Articles tagged with: Ukraine
The last three decades have witnessed a remarkable rise in xenophobic, deeply conservative, and even extreme right-wing parties across much of Europe. Whereas thirty years ago most xenophobic parties failed to even pass the 5% minimum voter threshold that is typically required to enter government, they now constitute as much as ~28% of the parliament in countries like Austria, and arguably have reached the ~70% level in Hungary. Hoping to understand these surprising changes in the European political climate, this post will briefly analyze the characteristics of the xenophobic right as of 2013, underscore the diversity of xenophobic parties, and try to explain some of the patterns encountered when the far-right takes hold, as well as their exceptions.
The Deportation and the Return of the Crimean Tatars—And the Controversial Issue of Collaboration with the Nazis
Crimean Tatars were among the many ethnic groups deported under Stalin during World War II due to the alleged collaboration with the Nazis. Today, this Turkic-speaking group constitutes merely 0.5% of Ukraine’s population, but historically, they held the key to the Black Sea shores that the Russian Empire (and later independent Ukraine) needed to gain access to warm sea ports.
While in Western countries the issue of abortion concerns the legality of pregnancy termination (and it is more generally a women’s rights issue), in Eastern Europe the high rates of abortion present a bigger problem. But not all countries in the former Soviet bloc follow the same trends when it comes to birth control practices.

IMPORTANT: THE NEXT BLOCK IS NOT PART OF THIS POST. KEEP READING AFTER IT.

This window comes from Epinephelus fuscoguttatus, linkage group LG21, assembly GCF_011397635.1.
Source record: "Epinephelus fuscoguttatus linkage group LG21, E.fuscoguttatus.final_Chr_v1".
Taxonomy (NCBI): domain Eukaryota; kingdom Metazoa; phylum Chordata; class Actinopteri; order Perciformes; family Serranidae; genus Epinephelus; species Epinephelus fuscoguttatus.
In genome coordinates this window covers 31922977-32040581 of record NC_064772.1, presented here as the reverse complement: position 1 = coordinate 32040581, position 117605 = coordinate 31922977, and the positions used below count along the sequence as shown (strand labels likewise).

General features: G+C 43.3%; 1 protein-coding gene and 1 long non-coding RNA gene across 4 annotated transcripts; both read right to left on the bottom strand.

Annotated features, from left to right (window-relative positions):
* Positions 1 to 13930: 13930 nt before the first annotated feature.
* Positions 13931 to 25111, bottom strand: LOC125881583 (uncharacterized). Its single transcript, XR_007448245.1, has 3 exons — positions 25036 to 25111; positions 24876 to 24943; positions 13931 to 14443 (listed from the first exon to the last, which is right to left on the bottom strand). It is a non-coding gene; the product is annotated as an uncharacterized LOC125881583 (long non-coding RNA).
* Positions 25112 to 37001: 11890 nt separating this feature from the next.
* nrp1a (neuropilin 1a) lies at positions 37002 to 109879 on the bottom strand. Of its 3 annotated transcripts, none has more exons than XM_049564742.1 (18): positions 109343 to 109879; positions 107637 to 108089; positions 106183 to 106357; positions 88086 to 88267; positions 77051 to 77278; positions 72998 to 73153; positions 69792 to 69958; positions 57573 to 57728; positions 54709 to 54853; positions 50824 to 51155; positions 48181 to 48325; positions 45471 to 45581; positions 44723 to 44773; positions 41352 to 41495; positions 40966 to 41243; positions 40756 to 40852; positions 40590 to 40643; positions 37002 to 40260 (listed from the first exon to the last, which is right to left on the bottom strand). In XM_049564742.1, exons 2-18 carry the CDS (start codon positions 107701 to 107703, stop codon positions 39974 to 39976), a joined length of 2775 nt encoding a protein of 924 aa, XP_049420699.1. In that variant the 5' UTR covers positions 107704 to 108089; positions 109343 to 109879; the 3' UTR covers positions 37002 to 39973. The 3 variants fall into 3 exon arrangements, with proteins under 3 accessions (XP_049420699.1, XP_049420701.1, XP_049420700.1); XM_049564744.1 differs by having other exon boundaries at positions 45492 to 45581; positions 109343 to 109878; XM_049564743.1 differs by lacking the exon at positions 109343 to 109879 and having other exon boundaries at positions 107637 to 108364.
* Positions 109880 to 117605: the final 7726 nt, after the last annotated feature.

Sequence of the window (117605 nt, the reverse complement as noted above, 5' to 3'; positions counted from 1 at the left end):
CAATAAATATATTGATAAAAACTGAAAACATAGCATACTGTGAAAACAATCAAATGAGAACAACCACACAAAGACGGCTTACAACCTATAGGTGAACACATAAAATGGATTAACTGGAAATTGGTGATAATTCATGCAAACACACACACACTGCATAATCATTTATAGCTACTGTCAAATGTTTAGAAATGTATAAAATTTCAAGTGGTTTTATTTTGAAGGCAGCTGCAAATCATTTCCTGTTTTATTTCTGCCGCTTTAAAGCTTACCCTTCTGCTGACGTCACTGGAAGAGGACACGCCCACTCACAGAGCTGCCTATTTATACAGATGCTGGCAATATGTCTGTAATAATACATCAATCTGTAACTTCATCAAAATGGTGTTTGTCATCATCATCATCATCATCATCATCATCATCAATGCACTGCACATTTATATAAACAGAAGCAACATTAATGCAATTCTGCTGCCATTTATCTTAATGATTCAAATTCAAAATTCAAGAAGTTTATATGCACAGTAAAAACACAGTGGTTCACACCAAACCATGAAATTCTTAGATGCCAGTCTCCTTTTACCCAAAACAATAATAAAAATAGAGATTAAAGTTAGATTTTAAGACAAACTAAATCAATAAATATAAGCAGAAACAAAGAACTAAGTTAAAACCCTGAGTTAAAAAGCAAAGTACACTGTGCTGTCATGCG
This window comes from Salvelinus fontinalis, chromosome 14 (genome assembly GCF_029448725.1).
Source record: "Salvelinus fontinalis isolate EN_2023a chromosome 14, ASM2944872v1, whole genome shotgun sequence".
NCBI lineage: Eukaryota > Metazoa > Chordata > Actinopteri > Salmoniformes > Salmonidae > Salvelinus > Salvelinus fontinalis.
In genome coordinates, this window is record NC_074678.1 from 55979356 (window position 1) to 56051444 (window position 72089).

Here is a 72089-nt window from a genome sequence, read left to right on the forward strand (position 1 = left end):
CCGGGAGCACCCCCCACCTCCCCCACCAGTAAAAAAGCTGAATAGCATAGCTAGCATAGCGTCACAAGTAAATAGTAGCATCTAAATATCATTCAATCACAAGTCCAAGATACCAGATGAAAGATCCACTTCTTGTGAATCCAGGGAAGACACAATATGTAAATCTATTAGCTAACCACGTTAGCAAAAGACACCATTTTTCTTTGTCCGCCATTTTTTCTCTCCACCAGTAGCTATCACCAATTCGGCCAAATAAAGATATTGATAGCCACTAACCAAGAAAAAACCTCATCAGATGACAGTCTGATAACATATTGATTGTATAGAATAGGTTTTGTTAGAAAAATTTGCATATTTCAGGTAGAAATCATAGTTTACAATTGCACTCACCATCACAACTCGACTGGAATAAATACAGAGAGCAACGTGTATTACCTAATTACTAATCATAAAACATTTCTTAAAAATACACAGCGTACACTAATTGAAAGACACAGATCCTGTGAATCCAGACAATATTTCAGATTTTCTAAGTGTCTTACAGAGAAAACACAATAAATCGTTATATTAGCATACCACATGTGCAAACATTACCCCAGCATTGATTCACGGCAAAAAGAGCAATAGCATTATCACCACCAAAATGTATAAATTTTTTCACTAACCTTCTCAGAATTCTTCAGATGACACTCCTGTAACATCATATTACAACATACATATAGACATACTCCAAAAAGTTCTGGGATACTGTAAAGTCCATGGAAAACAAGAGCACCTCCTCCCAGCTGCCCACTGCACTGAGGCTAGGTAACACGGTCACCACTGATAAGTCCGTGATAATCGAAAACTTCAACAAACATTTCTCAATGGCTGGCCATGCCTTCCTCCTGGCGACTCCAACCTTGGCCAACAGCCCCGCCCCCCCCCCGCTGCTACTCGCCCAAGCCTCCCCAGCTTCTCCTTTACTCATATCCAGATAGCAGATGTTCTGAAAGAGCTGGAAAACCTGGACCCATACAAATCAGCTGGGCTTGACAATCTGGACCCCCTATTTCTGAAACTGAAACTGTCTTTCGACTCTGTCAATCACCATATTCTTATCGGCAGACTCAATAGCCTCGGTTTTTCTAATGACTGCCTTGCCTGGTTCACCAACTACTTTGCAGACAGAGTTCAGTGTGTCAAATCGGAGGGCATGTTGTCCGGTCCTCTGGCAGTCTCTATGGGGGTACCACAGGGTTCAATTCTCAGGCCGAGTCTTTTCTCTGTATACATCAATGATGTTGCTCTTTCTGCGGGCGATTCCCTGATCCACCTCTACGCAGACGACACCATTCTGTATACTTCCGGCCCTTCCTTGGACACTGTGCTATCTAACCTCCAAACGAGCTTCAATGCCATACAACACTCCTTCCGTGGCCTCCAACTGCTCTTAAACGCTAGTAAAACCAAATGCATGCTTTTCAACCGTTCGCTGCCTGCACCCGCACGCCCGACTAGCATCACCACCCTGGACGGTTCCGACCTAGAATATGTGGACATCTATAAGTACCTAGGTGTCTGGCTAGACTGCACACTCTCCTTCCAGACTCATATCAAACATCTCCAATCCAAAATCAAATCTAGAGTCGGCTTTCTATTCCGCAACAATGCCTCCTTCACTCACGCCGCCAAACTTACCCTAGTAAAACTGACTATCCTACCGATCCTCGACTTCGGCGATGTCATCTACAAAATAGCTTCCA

Recent elections in Ukraine largely revolve around relations with Russia. While the parliamentary elections were generally characterized by geopolitical stasis, two details are significant: a continuous growth of the ruling Party of the Regions and a troubling expansion of the vote for the ultra-nationalist Svoboda (“Freedom”) Party.
Like the upcoming London Olympics this year and the planned Sochi Olympics in 2014, the Euro 2012 has attracted worldwide attention to a political topic seemingly unrelated to soccer: anti-Semitism and the Holocaust.
In September 2011, Newsweek/The Daily Beast analyzed data for 165 countries to determine which countries offer women the most expansive rights and the best quality of life. GeoCurrents has now mapped the results.
On May 24, debates in Ukraine’s Parliament, the Rada, turned physical after members of opposition parties blocked access to the podium for the ruling Regions party lawmakers who sought to defend a language law.
The issue of gender stereotypes in Ukrainian society remains ignored. Last week this issue was brought to the fore in the Ukrainian press by sexist remarks made on May 17 by the country’s Minister of Education Dmitry Tabachnik.
A recent GeoNote mentioned several egregious geographical errors made by various U.S. politicians. But such illiteracy and confusion are not limited to American officials. Another politician notorious for his GeoGaffes is Ukraine’s president Viktor Yanukovich.
As the world celebrated Women’s Day on March 8, the issue of equal rights for women was once more brought to the fore. The recently published figures present a rather bleak picture of the role of women in Ukraine’s political scene.